|Reading 1:||Reading 2:||Reading 3:||Reading 4:|
|Psalm: 67||Revelation 21:10 & 22:22-25||John 14:23-29 or John 5:1-9|
by Leah Laird
Just who are the “others” anyway?
Lydia. It is easy to forget how short this entry in the missionary journal is. Many sermons have been preached and countless Bible studies held concerning this woman. A quick search on Amazon yields a result of several hundred books that at least mention her.
Yet, Lydia is named only once. Some will point to the fact that she is a “seller of purple” as sufficient evidence to win you over to her being the ultimate feminist (1 – she worked 2 – it is rumored that profession led to wealth). While a more complimentarian view would point her out as a good role model due to her eager hospitality. Consider, though, that the text isn’t concerned with her wealth or her hospitality.
Lydia gets to verb five times! That is more than any number of Hebrew Bible women. This verbing informs the reader concerning the nature of Lydia as much as her modifying nouns. Lydia is active even in what might be taken as a passive action (listen), and her next acts show her as one in power (urge, say, and prevail). Lydia does not act within societal norms.
It is imperative to point out that this positive encounter (with one who does not fit within the missionaries expectations of a woman nor her own society’s) that leads to the evangelising of the west.
There are two things to consider when approaching this psalm within the context of this lectionary. 1) Verbs! 2) Subjects and objects! This entire psalm is entirely inclusive reciprocal ongoing action between the divine and the entirety of creation. Blessing is enhancement of life and the deity is being petitioned to give this in order to be in relationship with all of the peoples in all of the lands….not just the goodies, not only with those who agree to abide within a strict social contract, and in no way to be misunderstood as relating to a specific geographic location. As the divine is impressed upon by the singers to bless so the singers compel all to join in confession/praise/joy/singing.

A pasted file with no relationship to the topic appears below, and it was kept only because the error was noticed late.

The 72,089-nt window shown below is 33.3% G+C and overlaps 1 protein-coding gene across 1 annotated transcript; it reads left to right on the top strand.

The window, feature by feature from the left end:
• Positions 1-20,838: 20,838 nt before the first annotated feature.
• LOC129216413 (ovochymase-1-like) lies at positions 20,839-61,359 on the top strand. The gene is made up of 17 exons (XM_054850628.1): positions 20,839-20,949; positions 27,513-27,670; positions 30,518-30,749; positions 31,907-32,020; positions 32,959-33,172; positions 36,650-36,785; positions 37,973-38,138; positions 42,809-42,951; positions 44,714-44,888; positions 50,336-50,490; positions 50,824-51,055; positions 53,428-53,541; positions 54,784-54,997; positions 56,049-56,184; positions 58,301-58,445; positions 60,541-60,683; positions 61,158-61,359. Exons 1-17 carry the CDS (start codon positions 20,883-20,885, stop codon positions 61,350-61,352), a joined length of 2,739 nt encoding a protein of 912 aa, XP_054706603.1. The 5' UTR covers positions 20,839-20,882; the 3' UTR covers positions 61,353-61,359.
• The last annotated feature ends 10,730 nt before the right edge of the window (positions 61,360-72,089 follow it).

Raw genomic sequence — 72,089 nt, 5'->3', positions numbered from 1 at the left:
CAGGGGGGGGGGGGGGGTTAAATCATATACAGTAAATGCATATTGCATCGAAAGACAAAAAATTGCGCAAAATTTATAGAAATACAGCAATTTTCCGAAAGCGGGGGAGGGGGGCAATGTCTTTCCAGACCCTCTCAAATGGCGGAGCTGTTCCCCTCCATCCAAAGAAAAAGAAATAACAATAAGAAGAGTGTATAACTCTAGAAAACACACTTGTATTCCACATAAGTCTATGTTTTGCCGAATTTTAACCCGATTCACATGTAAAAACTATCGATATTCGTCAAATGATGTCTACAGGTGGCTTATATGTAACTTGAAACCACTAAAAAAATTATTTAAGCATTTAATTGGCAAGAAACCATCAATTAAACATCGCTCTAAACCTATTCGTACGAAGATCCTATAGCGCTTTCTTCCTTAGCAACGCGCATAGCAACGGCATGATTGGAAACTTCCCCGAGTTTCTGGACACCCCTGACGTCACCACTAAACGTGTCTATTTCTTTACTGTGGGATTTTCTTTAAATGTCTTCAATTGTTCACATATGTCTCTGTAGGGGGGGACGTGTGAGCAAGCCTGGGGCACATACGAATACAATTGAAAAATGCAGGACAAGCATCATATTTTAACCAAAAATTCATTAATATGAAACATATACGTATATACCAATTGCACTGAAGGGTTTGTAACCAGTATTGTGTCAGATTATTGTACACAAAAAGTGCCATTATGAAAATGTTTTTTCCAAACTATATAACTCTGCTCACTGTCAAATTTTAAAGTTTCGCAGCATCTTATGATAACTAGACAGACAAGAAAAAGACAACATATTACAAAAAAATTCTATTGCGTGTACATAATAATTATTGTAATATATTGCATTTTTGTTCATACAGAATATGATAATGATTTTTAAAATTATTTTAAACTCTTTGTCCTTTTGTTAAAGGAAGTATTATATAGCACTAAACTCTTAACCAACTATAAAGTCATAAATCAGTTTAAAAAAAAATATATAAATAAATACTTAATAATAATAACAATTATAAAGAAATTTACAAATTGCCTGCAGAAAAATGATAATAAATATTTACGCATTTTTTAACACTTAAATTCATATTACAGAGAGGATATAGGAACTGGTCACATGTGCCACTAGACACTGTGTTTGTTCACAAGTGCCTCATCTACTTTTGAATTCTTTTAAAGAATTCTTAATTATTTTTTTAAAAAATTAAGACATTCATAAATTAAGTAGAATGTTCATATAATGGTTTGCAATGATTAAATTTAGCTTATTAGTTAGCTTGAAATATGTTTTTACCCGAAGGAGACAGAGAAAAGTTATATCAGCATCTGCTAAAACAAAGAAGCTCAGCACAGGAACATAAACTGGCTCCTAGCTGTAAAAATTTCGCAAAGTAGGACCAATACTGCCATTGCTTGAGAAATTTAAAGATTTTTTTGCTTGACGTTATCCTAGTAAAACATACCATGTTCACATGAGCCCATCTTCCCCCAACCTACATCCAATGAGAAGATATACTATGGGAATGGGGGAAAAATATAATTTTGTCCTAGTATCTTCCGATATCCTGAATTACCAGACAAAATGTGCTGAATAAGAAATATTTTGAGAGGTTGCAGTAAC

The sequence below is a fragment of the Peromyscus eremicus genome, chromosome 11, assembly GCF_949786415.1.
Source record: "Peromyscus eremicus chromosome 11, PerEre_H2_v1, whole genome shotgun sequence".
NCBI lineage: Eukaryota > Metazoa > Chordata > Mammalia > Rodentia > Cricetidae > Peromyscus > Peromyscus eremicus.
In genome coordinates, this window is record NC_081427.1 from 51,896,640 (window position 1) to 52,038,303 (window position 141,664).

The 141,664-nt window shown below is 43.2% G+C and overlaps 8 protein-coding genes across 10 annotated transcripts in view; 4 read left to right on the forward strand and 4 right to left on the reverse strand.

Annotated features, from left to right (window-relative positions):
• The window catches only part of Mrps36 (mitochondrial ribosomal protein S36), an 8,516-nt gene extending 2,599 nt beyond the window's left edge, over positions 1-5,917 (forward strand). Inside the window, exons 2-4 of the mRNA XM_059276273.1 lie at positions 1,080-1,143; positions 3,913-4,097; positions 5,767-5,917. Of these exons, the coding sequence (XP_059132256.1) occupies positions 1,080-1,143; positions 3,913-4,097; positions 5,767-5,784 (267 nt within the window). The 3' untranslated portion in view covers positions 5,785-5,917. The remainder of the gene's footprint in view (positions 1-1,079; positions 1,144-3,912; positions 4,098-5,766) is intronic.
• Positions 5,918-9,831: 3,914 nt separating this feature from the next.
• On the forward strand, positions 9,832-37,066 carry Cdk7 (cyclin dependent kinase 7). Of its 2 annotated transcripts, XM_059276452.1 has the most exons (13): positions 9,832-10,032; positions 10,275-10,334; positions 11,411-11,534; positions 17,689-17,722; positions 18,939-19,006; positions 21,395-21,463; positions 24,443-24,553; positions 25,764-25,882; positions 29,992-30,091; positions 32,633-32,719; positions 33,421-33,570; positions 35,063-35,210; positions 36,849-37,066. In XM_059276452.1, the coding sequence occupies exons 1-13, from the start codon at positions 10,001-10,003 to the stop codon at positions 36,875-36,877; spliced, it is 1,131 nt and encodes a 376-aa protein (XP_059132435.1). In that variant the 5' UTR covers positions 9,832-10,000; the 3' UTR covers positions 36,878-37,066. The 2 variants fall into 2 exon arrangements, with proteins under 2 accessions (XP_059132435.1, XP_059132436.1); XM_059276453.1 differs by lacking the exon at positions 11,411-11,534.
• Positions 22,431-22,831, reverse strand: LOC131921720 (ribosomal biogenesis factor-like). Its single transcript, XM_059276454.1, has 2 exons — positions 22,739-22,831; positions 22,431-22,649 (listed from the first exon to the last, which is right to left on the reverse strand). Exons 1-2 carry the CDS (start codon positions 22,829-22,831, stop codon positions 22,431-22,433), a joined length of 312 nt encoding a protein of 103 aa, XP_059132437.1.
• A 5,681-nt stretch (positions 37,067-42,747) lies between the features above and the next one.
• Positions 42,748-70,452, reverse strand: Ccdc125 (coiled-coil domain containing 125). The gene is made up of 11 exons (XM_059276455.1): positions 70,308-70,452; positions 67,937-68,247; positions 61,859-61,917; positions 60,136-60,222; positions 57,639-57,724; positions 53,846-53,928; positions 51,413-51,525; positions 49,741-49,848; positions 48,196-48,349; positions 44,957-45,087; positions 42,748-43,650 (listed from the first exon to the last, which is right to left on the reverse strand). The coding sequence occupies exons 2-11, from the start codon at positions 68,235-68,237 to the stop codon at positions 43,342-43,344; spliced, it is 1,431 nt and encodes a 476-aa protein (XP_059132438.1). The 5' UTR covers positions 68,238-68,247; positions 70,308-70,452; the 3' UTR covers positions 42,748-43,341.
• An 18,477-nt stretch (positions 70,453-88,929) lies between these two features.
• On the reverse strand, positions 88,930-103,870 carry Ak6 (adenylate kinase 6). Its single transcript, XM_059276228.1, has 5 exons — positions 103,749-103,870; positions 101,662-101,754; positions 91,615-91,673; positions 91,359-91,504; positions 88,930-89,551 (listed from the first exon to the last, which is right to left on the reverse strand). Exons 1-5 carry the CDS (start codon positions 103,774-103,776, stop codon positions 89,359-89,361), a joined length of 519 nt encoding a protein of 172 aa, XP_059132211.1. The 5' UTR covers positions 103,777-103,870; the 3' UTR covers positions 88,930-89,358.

What is the result of these reciprocal unselfish actions? There is production in the land! And the cycle repeats. When there is full inclusion, there is increasing benefit!
Revelation 21:10, 22-22:5
Here. It is here, in this passage, that we finally see exclusion. The book of Revelation, a book that is not agreed upon universally by all denominations to be canon, a book that has been interpreted by so many to generate fear. This book that causes so many to struggle with religion, the divine, faith…
A book I rarely enter.
Its starts off nicely, there is no temple (no singular religion?), the gates will not be shut (all are welcome), and then: “nothing unclean will enter it, nor anyone who practises abomination or falsehood…” Yet, there needs to be a greater understanding of these words. Words so often thrown around in order to other.
Unclean: a word that appears in a mere 12 verses in the second testament, this word is most often used to describe attitude not action; it is this uncleanness that is used as a chastisement by Jesus in Matthew 15. Abomination: a word more rare than “unclean,” this word appears in only 6 verses; it carries the connotation of having to do with idols. Falsehood: having to do with deceit. It is no happenstance that unclean and abomination are paired here with falsehood. These are not the contemporary “burn in hell” kind of unclean and abomination. These terms are absolutely about deceit and inappropriate privileging.
Throughout this text the author uses light and dark imagery (a quick Google search offers a general understanding – light = out in the open/good; dark = hidden/bad). And so it is made clear: this text too seeks to portray an ideal of inclusion; with the caveat of excluding harmful intent.
“Those who love me will keep my word, and my Father will love them…”
Inclusive reciprocity. Please do not misunderstand this idea of inclusion. There are numerous examples of Jesus excluding: people in power (not all people in power), self-righteous persons, and scandal makers/trap setters (he really didn’t like them). But generally (not that I can recall anyhow) he did not exclude minorities, women, children, or sexual deviants (meaning here anyone who did not fall within societal sexual norms during the first century CE). That is not to say that the deity, which Jesus is often associated with, didn’t exclude (perhaps that can be addressed by a different lectionary); rather, it is to say that this passage is one among many that point to an idealistic mutually beneficial (not to be confused with conditional) relationship between the divine and all creation.
In case there were any questions regarding the actions (alone) of creation having precluding effects with regard to full connection with the divine, remember: Jesus healed on the Sabbath.